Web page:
Rachel Ida Buff and Alejandra Oliva at Boswell Book Company
Brooklyn Book Festival 2020
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Inspiring Reads for Activists
Without Peter Maurin, there would be no Catholic Worker movement. His meeting and teaching Dorothy Day gave her the spiritual and intellectual grounding in Catholicism that she needed and together they began the movement that continues to challenge us. In The Forgotten Radical Peter Maurin, Lincoln Rice has compiled the definitive version of Maurin’s 'Easy Essays,' showing both the scholar and the general reader how Maurin’s words have relevance as we navigate the perils of the twenty-first century."—Rosalie Riegle, author of Dorothy Day: Portraits by Those Who Knew Her on The Forgotten Radical Peter Maurin: Easy Essays from the Catholic Worker
“This book is a magic lantern that brings Dorothy Day to life in all her miraculous humanity. Vivian Cherry’s photographs and Kate Hennessy’s moving text capture Day, with striking intimacy, in all the roles that defined her: as a woman of prayer and protest, companion of the poor, doting grandmother, and leader of the Catholic Worker family. Together with selections from Day’s own writings, they transport us into a world in which seemingly ordinary people have tried, with extraordinary faith, to live as if the gospel were true.”—Robert Ellsberg, editor of Dorothy Day: Selected Writings on Dorothy Day and the Catholic Worker: The Miracle of Our Continuance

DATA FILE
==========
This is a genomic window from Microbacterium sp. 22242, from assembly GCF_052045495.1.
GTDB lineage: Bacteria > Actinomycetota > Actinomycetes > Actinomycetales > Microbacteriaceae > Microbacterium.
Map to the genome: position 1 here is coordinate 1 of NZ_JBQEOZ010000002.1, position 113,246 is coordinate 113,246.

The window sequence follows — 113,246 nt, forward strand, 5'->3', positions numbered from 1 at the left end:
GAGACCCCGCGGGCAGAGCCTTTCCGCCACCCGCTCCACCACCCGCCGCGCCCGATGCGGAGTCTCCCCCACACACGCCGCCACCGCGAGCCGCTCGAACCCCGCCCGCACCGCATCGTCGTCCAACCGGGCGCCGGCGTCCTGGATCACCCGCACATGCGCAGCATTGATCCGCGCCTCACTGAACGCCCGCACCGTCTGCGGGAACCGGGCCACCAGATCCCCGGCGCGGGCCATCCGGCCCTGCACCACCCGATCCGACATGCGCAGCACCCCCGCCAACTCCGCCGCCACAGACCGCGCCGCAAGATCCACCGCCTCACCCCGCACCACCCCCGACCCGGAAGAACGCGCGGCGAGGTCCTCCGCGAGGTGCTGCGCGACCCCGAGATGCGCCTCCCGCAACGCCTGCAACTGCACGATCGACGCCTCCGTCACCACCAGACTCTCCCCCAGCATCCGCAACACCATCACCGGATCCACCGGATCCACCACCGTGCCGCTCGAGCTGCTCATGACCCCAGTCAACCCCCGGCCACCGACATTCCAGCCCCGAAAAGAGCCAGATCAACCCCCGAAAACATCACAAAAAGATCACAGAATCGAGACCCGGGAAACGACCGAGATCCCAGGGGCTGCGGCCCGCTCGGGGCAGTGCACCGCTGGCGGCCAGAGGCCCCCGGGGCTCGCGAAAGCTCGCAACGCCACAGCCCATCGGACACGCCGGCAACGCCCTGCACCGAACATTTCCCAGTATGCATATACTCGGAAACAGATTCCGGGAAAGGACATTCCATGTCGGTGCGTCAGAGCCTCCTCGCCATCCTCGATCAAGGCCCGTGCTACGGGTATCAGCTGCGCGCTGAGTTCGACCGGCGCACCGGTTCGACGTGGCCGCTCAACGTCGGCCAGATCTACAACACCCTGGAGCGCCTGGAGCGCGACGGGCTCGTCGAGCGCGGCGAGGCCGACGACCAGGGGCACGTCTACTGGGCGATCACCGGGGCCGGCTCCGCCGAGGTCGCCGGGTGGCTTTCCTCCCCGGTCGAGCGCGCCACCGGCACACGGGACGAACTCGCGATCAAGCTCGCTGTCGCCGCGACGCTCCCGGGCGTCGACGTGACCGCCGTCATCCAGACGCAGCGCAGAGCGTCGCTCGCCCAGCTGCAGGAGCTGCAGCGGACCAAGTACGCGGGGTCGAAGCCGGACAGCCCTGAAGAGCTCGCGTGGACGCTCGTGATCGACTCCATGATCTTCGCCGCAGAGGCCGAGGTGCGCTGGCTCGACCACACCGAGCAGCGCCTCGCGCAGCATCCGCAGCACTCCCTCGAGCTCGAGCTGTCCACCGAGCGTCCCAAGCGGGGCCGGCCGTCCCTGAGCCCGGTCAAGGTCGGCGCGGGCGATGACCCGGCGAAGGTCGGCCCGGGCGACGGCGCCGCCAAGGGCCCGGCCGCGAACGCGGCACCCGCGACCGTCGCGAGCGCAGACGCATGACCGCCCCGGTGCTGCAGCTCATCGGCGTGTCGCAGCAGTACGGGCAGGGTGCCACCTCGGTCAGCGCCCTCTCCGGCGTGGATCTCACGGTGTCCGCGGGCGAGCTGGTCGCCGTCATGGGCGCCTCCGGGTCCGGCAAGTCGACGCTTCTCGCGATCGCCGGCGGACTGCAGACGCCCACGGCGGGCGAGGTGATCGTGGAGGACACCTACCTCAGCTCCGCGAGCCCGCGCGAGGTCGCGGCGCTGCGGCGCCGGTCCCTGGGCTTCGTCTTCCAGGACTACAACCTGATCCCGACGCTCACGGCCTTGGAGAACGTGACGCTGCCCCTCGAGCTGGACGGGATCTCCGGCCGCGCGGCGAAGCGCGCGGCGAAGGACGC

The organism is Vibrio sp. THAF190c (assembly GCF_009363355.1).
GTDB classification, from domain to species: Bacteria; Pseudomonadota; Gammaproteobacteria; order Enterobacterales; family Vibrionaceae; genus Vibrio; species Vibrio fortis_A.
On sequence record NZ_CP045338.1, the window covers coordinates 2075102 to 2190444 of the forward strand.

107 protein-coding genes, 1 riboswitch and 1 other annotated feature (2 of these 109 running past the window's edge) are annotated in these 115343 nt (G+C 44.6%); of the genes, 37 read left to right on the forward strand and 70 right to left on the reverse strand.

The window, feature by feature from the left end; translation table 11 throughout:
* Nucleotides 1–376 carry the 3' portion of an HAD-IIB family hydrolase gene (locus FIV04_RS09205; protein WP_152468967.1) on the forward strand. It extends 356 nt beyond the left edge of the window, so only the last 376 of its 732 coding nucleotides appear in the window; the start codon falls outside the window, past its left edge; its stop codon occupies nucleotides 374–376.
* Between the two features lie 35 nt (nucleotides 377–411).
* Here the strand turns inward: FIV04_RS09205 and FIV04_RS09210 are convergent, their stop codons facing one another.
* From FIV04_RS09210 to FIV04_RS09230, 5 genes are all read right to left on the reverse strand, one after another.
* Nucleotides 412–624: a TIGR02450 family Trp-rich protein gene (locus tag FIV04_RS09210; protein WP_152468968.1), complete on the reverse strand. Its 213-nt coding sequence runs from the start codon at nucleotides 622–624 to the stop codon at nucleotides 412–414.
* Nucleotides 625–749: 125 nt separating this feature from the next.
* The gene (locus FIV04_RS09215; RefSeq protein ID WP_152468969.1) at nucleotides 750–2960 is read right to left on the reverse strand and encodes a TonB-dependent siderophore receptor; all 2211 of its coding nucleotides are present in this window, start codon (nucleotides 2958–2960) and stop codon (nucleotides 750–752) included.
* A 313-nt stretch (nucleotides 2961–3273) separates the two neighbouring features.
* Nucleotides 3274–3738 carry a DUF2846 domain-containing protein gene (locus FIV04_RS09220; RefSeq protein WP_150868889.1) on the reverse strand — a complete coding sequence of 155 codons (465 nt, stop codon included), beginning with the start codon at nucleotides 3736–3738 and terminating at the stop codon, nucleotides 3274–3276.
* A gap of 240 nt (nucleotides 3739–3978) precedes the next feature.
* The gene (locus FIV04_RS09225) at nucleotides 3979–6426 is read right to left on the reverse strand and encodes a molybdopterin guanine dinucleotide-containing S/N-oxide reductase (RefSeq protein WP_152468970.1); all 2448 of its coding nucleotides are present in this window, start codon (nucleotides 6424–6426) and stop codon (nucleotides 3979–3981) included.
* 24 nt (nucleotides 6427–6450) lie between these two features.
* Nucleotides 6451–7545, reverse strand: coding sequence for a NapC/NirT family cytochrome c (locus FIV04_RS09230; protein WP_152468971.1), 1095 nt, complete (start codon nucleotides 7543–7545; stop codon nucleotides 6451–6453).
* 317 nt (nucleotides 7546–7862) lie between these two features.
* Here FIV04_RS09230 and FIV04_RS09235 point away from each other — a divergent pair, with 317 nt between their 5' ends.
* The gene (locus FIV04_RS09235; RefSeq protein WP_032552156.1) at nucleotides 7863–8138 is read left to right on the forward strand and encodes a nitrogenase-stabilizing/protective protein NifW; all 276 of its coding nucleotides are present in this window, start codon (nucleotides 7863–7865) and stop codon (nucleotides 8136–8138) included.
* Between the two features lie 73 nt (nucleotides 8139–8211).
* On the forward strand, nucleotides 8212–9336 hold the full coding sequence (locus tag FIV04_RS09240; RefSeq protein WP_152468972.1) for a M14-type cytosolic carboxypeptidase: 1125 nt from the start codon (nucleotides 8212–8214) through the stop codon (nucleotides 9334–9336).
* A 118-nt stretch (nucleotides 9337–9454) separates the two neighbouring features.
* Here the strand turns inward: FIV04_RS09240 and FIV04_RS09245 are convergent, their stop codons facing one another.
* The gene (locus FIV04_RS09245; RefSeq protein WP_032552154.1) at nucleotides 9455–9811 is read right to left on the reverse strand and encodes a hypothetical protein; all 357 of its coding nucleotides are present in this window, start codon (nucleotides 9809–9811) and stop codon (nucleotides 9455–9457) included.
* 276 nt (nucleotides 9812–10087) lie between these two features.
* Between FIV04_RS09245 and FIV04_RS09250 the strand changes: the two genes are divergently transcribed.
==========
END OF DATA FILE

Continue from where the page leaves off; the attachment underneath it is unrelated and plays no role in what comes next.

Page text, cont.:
AWARD WINNING TITLES
Pushing against the limits of liberal rationalism, Crépon calls for a more radical understanding of interpersonal responsibility. Not just a work of philosophy but an engagement with life as it’s lived, Murderous Consent works to redefine our global obligations, articulating anew what humanitarianism demands and what an ethically grounded political resistance might mean.
A major intervention in critical plant studies, Radical Botany reveals the centuries-long history by which science and the arts have combined to posit plants as the model for all animate life and thereby envision a different future for the cosmos.
Mark Wallace’s recovery of the bird-God of the Bible signals a deep grounding of faith in the natural world. The moral implications of nature-based Christianity are profound. All life is deserving of humans’ care and protection insofar as the world is envisioned as alive with sacred animals, plants, and landscapes.
Allied Encounters uniquely explores Anglo-American and Italian literary, cinematic, and military representations of World War II Italy in order to trace, critique, and move beyond the gendered paradigm of redemption that has conditioned understandings of the Allied–Italian encounter.